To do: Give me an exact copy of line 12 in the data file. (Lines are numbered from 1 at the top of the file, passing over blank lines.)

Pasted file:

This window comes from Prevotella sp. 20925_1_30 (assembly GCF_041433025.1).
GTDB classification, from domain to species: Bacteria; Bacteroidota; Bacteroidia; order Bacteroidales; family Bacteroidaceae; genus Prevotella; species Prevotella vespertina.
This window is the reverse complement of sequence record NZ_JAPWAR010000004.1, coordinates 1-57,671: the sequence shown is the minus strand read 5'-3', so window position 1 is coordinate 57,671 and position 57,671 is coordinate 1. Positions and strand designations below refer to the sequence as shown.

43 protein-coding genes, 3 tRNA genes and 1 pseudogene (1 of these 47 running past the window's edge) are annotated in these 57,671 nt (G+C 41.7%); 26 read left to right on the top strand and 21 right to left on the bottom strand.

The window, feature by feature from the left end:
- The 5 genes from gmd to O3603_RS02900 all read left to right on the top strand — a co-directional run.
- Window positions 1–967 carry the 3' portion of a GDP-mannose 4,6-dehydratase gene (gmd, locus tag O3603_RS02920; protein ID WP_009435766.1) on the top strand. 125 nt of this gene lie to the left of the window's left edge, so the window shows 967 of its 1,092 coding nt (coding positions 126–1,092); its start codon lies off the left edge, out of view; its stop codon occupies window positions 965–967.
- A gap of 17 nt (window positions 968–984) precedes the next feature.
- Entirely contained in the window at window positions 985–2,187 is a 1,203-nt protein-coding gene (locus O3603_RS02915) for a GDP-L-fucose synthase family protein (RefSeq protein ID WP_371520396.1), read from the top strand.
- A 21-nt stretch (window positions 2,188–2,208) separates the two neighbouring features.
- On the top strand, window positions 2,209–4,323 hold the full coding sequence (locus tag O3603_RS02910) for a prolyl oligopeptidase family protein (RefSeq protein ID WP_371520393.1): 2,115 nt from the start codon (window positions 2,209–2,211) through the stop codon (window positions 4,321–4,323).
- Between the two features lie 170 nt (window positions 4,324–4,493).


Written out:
- Between the two features lie 170 nt (window positions 4,324–4,493).